Tags: Vatican | Pope | Pius | X

Vatican Extends Olive Branch to Dissenting Society

Monday, 26 Oct 2009 01:34 PM

By Edward Pentin

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The first in a series of crucial meetings began at the Vatican today in Pope Benedict XVI's latest effort to heal a rift in the church, helping it confront the challenges of today’s world better.

Vatican experts met leaders from the breakaway Society of St. Pius X this morning. The Vatican hopes the meetings will lead to the traditionalist group’s reconciliation with the Catholic Church.

The Swiss-based society, which includes about 500 clergy, opposes Catholic reforms introduced as a result of the Second Vatican Council in the early 1960s. Pope Benedict XVI has been working to reconcile the church and St. Pius X since his election.

His most visible effort was lifting the excommunications of four of the society’s bishops, including Holocaust denier Richard Williamson, in January.

Reports about the three-hour talks were positive: The session took place in a "cordial, respectful and constructive climate,” and discussions will continue in the coming months, according to a Vatican statement. Topics discussed included long-time contentious issues over the liturgy, the nature of religious freedom, and the relationship between the church and those of other denominations and faiths.

If successful, future meetings will help underline the authenticity of the council reforms and back up the Pope’s ardent belief that there was no break in the church’s tradition at the Second Vatican Council. If they fail, they risk giving legitimacy to the society and what it believes, placing reconciliation indefinitely out of reach and undermining the authority of the council reforms.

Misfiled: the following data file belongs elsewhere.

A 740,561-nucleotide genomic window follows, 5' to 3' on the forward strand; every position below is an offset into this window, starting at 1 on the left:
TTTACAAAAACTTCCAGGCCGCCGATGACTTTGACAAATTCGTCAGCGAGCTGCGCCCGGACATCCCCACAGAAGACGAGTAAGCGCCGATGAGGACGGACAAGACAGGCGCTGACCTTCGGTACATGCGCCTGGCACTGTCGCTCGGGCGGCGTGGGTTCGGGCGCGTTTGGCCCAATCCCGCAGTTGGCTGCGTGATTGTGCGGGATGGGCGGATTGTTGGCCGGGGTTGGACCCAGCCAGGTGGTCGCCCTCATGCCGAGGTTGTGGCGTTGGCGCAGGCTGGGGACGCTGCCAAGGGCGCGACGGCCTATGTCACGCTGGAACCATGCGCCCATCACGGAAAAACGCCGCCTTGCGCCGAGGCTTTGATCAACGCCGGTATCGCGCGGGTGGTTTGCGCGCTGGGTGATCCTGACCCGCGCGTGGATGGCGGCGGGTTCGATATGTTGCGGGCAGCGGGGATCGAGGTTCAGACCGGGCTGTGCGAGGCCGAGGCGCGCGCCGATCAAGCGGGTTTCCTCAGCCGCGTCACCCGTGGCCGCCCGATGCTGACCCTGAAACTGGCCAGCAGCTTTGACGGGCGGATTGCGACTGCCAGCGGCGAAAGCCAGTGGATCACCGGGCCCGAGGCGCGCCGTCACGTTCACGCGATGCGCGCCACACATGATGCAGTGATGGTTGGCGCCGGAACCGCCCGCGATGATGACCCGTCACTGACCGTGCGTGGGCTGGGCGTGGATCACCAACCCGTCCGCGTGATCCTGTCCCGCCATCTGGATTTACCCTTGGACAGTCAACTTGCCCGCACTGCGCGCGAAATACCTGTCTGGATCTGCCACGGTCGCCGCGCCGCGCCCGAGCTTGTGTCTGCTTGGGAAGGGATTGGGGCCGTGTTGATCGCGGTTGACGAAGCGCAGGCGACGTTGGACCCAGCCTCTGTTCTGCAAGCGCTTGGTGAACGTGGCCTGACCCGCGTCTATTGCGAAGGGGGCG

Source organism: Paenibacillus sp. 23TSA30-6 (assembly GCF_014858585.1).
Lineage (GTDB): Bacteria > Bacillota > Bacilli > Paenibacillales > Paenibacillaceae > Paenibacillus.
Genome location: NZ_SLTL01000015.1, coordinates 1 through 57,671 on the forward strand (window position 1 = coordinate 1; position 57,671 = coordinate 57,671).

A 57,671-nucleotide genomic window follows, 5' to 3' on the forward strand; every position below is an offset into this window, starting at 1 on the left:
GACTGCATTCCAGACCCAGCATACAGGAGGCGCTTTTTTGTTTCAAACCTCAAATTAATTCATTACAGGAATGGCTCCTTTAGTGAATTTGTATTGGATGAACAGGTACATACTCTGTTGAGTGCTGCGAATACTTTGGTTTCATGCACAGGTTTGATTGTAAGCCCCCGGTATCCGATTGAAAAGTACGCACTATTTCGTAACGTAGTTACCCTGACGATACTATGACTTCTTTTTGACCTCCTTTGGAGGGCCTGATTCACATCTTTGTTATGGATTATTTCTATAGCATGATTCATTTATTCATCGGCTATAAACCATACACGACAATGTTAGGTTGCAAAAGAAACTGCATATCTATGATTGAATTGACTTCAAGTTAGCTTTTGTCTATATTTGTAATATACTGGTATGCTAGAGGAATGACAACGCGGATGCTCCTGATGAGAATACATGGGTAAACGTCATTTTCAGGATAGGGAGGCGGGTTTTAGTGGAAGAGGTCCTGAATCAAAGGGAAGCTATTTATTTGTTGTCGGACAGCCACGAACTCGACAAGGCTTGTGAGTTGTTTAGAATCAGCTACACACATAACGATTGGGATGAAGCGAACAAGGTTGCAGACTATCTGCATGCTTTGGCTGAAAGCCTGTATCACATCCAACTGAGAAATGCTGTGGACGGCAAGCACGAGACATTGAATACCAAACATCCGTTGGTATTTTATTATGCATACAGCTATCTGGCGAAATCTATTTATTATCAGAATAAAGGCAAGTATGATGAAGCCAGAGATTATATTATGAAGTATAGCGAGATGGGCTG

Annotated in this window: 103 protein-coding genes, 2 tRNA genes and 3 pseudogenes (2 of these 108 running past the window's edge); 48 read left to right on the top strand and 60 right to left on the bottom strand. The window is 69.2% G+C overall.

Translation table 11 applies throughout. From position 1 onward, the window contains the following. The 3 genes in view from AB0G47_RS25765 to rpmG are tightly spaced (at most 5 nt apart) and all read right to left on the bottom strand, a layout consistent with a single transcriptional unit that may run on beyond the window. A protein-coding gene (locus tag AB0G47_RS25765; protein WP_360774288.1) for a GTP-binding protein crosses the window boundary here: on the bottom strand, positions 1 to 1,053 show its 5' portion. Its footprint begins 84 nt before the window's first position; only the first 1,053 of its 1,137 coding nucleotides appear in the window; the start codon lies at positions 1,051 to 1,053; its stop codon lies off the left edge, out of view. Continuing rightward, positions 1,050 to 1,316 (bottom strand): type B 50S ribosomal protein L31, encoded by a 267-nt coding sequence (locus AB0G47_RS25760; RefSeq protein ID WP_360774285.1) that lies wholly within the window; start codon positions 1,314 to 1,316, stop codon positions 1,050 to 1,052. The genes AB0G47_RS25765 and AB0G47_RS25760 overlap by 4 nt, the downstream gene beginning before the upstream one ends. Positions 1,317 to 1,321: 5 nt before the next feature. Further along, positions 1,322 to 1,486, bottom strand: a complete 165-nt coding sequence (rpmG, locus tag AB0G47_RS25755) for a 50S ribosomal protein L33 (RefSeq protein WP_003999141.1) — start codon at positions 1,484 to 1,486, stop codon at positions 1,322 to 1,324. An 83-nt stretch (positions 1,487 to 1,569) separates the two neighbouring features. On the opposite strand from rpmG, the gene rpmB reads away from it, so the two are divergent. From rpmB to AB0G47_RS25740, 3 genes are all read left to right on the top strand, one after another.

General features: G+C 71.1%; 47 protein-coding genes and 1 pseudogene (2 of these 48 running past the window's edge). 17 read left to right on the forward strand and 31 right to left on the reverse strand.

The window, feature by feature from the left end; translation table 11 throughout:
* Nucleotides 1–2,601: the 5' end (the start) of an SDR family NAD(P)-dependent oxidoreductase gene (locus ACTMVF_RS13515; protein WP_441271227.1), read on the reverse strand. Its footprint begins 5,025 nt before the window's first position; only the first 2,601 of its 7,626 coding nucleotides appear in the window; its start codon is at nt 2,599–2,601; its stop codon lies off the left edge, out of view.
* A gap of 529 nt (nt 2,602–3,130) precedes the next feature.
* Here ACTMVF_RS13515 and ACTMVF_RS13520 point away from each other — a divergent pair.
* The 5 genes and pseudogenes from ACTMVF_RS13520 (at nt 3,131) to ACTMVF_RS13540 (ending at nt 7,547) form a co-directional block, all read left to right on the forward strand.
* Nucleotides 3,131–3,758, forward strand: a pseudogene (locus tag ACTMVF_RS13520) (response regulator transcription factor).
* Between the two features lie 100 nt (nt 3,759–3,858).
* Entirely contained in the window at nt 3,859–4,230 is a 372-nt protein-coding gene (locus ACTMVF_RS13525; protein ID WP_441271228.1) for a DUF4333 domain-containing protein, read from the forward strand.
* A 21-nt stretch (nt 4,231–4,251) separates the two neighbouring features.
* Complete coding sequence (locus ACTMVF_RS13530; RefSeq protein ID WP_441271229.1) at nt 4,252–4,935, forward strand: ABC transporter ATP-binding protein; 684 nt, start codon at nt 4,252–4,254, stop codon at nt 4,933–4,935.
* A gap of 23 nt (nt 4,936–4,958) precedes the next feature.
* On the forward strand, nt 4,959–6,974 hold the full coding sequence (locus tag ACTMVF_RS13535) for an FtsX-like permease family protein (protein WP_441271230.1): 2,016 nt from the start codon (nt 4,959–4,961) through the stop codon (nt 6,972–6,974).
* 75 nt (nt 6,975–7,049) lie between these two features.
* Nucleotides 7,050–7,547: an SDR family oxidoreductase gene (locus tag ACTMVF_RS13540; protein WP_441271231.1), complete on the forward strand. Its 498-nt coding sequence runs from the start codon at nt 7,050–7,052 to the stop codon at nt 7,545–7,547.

But the talks also have implications beyond the church. As my colleague Robert Moynihan, editor and publisher of the monthly Inside the Vatican has pointed out, this initiative forms part of a three-pronged commitment on the part of Pope Benedict XVI to reunite the church.

In recent months, the Pope has tried, often courageously, to reach out to both Orthodox and Anglicans Christians so the church can confront the challenges of modern society more effectively. His endeavors have prompted some Catholics to label him as the "Pope of Christian Unity."

“Benedict is rallying his troops,” Moynihan says. “He is trying to reunite all those factions and denominations and groups in the West that share common beliefs in the eternal destiny of human beings, in the sacredness of human life (since human beings are 'in the image and likeness of God'), in the existence of a moral standard which is true at all times and in all places (against the relativism of the modern secular culture), in the need for justice in human affairs, for the rule of right, not might.”

There is, therefore, some urgency to these discussions. The Pope is said to want them concluded relatively quickly (although as the Vatican is said to “think in centuries,” that may be longer than most people might imagine), and Vatican officials insist they won’t go on indefinitely. Members of the Society of St. Pius X have predicted that the talks will be protracted and last many years, but that’s probably because that scenario would suit their goals.

However long it takes, an agreement is by no means guaranteed. Reconciliation has a real chance only if the society changes many of its views and attitudes. The church is looking for humility on the part of its leadership and a willingness to at least consider the church’s position, but that has looked improbable until now.

The society's rhetoric in recent months hasn’t shown any sign of softening, particularly from its leader, Bishop Bernard Fellay, who some criticize for speaking out of both sides of his mouth. This has led to inconsistencies in the society's aims and made effective dialogue almost impossible.

But if the positive statement from today’s meeting is accurate — a meeting that took place, incidentally, without the presence of Bishop Fellay — those problems may not arise.

Some have suggested that, by convening these formal talks, the Pope is conveying his own personal doubts over the conciliar reforms. But those who know him well reject that position. No matter how much he cherishes the church’s more ancient traditions, they say, he values the Second Vatican Council equally and will not back down on its reforms.

With such uncompromising positions on both sides, it seems hard to see how any agreement can be reached. Jesus’ words that “with God, anything is possible” perhaps seem to be most appropriate in bringing this matter to a mutually satisfactory conclusion.

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